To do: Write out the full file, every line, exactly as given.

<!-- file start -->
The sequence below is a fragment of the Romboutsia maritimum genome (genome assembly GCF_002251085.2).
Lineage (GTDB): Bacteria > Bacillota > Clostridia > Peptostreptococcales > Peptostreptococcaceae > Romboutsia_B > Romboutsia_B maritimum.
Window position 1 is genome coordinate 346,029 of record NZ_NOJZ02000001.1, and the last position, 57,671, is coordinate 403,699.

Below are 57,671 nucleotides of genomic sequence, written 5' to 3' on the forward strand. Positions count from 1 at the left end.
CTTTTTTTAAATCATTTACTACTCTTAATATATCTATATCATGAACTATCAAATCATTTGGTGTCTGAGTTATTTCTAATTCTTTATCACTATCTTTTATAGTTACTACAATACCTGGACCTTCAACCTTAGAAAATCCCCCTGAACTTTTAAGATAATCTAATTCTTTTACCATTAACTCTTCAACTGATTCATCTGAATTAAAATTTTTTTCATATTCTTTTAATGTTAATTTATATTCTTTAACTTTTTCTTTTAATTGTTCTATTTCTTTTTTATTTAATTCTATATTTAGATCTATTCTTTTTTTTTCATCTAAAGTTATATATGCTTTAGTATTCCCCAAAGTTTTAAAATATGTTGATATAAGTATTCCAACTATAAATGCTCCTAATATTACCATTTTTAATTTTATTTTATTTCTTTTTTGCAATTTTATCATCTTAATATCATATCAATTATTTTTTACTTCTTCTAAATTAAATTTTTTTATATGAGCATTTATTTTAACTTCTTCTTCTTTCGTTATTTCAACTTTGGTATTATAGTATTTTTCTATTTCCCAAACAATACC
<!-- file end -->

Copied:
The sequence below is a fragment of the Romboutsia maritimum genome (genome assembly GCF_002251085.2).
Lineage (GTDB): Bacteria > Bacillota > Clostridia > Peptostreptococcales > Peptostreptococcaceae > Romboutsia_B > Romboutsia_B maritimum.
Window position 1 is genome coordinate 346,029 of record NZ_NOJZ02000001.1, and the last position, 57,671, is coordinate 403,699.

Below are 57,671 nucleotides of genomic sequence, written 5' to 3' on the forward strand. Positions count from 1 at the left end.
CTTTTTTTAAATCATTTACTACTCTTAATATATCTATATCATGAACTATCAAATCATTTGGTGTCTGAGTTATTTCTAATTCTTTATCACTATCTTTTATAGTTACTACAATACCTGGACCTTCAACCTTAGAAAATCCCCCTGAACTTTTAAGATAATCTAATTCTTTTACCATTAACTCTTCAACTGATTCATCTGAATTAAAATTTTTTTCATATTCTTTTAATGTTAATTTATATTCTTTAACTTTTTCTTTTAATTGTTCTATTTCTTTTTTATTTAATTCTATATTTAGATCTATTCTTTTTTTTTCATCTAAAGTTATATATGCTTTAGTATTCCCCAAAGTTTTAAAATATGTTGATATAAGTATTCCAACTATAAATGCTCCTAATATTACCATTTTTAATTTTATTTTATTTCTTTTTTGCAATTTTATCATCTTAATATCATATCAATTATTTTTTACTTCTTCTAAATTAAATTTTTTTATATGAGCATTTATTTTAACTTCTTCTTCTTTCGTTATTTCAACTTTGGTATTATAGTATTTTTCTATTTCCCAAACAATACC